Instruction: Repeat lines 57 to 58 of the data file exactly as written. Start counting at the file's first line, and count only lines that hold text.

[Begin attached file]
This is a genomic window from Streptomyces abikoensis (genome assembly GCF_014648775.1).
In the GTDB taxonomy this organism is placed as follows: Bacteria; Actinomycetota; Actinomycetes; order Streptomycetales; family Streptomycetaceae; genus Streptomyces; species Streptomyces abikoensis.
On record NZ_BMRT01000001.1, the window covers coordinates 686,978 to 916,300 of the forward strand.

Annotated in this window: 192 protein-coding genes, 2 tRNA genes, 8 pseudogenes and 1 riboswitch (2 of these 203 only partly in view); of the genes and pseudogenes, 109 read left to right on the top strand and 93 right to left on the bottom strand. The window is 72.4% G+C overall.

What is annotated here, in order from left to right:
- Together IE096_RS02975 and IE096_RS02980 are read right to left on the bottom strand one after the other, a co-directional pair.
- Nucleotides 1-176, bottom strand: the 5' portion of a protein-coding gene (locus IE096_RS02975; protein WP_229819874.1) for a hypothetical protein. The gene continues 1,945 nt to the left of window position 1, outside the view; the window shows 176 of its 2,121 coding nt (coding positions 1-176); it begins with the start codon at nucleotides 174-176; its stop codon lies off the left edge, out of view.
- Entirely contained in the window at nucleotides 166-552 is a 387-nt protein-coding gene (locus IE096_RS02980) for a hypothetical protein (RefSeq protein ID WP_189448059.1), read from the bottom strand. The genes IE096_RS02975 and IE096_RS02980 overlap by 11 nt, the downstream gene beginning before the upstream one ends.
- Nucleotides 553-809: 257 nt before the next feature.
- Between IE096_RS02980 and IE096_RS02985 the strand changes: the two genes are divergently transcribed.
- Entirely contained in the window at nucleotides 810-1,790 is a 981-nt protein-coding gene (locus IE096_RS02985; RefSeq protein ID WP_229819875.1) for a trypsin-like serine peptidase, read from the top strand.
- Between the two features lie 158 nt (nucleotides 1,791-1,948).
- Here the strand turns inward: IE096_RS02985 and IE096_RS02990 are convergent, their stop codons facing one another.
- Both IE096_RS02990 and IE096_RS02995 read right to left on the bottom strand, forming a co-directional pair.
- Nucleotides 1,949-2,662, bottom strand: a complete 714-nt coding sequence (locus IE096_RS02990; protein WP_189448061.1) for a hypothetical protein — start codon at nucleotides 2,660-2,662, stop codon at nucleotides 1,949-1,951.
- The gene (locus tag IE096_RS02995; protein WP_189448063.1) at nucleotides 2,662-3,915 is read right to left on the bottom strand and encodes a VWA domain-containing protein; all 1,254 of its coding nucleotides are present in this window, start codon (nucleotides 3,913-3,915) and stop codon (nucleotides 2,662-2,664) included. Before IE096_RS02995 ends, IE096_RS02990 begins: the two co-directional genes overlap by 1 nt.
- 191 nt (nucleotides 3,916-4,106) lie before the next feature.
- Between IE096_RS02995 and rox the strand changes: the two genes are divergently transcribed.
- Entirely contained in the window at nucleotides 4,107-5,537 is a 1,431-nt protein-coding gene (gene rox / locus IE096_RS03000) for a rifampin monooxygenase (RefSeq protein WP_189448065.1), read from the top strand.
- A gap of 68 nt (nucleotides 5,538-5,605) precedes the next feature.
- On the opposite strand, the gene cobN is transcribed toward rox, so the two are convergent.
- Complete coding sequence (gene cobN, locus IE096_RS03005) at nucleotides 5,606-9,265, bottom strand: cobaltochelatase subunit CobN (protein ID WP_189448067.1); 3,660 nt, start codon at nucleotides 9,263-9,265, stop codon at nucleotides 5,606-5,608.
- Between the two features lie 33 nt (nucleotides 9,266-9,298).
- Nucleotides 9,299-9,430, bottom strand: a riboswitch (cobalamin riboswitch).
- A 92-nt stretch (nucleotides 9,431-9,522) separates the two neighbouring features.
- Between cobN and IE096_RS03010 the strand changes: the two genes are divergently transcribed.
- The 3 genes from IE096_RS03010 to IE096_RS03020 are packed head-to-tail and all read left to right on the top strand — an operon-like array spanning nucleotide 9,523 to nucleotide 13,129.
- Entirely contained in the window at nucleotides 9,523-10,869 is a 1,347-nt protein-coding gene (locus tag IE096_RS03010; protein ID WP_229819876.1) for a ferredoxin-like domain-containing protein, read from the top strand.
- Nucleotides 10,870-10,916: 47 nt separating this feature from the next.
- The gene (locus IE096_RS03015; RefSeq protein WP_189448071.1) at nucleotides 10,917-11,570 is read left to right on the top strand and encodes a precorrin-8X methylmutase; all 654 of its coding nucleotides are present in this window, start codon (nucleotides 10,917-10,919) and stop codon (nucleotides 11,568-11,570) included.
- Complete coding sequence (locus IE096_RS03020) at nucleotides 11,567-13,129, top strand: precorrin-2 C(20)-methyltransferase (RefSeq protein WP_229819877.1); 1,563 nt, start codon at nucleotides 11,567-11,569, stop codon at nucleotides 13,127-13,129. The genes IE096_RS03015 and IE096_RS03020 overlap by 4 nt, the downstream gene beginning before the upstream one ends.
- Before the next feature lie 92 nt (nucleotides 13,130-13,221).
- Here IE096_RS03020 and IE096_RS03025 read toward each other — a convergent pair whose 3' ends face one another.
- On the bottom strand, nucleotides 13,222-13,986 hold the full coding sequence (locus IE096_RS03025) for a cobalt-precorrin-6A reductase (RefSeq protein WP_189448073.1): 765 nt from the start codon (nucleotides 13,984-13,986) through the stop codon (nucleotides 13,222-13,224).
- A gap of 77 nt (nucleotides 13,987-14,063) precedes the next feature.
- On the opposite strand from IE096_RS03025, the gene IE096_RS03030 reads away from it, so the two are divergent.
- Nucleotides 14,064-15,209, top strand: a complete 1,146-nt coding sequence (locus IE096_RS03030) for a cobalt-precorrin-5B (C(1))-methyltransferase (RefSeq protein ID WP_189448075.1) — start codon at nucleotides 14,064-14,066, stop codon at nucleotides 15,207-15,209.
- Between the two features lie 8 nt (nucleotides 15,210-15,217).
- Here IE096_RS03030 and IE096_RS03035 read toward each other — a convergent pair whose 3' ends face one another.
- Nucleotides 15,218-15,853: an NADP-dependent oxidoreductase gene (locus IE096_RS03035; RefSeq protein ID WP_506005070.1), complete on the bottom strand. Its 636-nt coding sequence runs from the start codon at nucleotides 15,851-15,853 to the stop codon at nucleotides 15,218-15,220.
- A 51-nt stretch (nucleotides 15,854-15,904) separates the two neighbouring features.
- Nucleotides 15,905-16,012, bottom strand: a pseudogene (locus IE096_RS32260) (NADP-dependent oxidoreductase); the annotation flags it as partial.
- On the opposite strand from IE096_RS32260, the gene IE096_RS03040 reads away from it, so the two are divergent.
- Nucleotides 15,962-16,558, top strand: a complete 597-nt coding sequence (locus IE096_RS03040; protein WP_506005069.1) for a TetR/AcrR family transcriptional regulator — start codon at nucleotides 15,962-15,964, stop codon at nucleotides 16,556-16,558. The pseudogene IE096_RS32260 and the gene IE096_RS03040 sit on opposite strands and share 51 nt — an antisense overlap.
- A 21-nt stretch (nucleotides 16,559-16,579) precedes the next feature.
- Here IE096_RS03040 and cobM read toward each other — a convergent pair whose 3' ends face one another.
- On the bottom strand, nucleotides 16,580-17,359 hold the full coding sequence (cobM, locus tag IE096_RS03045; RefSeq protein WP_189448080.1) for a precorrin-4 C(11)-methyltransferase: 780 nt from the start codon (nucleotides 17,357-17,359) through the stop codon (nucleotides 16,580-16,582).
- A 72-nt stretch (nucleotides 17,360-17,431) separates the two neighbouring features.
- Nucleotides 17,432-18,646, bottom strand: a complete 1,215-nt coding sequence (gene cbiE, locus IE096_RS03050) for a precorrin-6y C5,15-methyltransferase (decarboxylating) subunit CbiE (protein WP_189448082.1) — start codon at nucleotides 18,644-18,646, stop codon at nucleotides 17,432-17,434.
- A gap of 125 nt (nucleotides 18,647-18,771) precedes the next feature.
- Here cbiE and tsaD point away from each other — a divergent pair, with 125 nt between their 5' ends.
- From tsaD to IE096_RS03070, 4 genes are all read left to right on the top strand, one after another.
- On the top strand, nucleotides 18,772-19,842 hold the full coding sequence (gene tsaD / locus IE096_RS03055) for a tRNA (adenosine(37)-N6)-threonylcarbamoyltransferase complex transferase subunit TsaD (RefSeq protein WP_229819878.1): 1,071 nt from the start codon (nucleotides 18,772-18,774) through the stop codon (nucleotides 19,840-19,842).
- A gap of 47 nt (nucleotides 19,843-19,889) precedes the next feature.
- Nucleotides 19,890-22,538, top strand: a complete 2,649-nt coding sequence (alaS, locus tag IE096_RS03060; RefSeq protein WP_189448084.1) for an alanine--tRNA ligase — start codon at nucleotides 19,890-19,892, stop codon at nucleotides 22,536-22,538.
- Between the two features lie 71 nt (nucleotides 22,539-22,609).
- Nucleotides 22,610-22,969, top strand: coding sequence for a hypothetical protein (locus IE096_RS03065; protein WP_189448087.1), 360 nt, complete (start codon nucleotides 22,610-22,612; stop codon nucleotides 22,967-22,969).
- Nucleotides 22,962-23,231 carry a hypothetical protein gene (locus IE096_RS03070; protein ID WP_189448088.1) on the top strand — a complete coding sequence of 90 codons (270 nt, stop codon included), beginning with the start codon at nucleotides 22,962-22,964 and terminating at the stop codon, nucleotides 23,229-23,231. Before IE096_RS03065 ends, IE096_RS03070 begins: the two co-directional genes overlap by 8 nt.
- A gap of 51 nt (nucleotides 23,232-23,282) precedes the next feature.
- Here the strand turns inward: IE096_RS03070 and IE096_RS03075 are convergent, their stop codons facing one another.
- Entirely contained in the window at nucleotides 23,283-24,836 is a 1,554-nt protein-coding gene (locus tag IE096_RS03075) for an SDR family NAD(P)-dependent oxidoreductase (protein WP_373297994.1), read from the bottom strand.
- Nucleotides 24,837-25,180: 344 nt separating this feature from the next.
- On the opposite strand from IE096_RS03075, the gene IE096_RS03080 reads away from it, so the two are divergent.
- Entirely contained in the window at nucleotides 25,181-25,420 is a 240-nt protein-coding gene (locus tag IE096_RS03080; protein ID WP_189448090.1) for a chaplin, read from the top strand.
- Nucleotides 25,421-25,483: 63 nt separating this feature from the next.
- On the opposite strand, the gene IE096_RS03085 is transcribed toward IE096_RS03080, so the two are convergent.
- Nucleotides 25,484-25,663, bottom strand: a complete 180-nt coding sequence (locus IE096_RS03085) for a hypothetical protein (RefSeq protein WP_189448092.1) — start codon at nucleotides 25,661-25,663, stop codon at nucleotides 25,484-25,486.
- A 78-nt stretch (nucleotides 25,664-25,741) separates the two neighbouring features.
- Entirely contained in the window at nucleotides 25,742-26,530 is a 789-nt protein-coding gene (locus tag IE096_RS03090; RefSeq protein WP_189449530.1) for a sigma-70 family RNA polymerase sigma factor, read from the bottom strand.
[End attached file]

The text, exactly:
- Nucleotides 22,610-22,969, top strand: coding sequence for a hypothetical protein (locus IE096_RS03065; protein WP_189448087.1), 360 nt, complete (start codon nucleotides 22,610-22,612; stop codon nucleotides 22,967-22,969).
- Nucleotides 22,962-23,231 carry a hypothetical protein gene (locus IE096_RS03070; protein ID WP_189448088.1) on the top strand — a complete coding sequence of 90 codons (270 nt, stop codon included), beginning with the start codon at nucleotides 22,962-22,964 and terminating at the stop codon, nucleotides 23,229-23,231. Before IE096_RS03065 ends, IE096_RS03070 begins: the two co-directional genes overlap by 8 nt.